A New Mexico Democrat Representative introduced a bill to ban trapping on public land. It's another threat to public land access in North America.
New Mexico Democrat Rep. Matthew McQueen (Santa Fe) introduced a bill--HB 366--that would effectively ban trapping on public land in the state. This threat to public land trapping does not just threaten trapping, it threatens all outdoor sports as well as public land access.
The bill would ban the use of snares, leg-hold, and conibear traps--the most basic tools of the trade for trapping season.
New Mexico has approximately 22 million acres of public land, including nine million acres of National Forest and 13 million acres of Bureau of Land Management land, that would essentially be off limits to set traps in.
"House bill 366 discriminates against sportsmen who have paid for these public lands and continue to pay for their upkeep, protection, enhancement and management," said Luke Houghton, Sportsmen's Alliance associate director of state services. "This bill isn't just discriminatory, it's a threat to the public, pets and livestock producers."
If trapping falls, threats to hunting on public land are sure to follow. Animal rights groups would love to have this bill go through. Even if you are not directly affected by changes to trapping regulations, this legislation should be of concern to you.
New Mexico already tightly regulates trapping in the state. Some say this ban on furbearer management would only serve to increase public safety concerns and threaten agriculture and private property. Legislators in big cities often can't understand that.
"Trappers are on the front lines, working hand in hand with state biologists on furbearer populations and habitat conditions, while removing excess animals which would otherwise endanger the health of pets and even humans, and cause untold property damage," continued Houghton.
"From preventing the spread of rabies by some populations of furbearers to mitigating livestock loss from carnivores and protecting private and public property from flooding damage caused by beavers, trappers proactively protect those in the suburban-wildlife interface and save taxpayers tens of millions of dollars annually."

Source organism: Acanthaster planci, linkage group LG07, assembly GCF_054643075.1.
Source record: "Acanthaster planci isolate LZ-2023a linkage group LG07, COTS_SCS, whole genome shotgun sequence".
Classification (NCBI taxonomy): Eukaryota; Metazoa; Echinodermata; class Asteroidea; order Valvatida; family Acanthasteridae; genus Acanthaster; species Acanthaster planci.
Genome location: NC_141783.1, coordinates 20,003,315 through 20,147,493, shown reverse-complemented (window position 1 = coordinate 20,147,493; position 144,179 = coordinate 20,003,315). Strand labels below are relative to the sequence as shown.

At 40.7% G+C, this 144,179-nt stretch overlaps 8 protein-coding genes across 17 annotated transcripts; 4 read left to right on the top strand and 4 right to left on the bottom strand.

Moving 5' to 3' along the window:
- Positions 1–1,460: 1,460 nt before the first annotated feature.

Hearing Thursday, Feb. 7, 2019
HB 366 is presently in the House Energy, Environment & Natural Resources Committee. The bill will receive a hearing today, Thursday, Feb. 7, at 7:30 a.m. (note: updated from 8 a.m. previously) in room 317 of the state capitol building (490 Old Santa Fe Trail, Santa Fe, NM 87501).
New Mexico trappers, hunters, farmers and ranchers, and anyone who cares about public land access are strongly encouraged to attend. Let your voices be heard. Your trapping license isn't the only way to do it; your presence makes a difference.
Thanks again to Sportsmen's Alliance for bringing this important bill to our attention. Their report cites that "Both federal and state wildlife experts agree that trapping is an essential tool for the scientific management of wildlife and keeping pets and the public safe."
According to the New Mexico Department of Game & Fish, coyote populations are thriving and must be managed. Coyotes are a major livestock predator. Predators kill thousands of head of cattle at a loss of millions of dollars annually.
Even the best management practices can't be effective if they're limited to just private land. If trappers are locked out of public land, we can only expect more livestock losses and more dollars spent in reparations.
Furbearing animals are a part of our outdoor heritage, and recreational trapping is a right all citizens should be proud of. Take that away, and the whole notion of North American wildlife management could be in danger.
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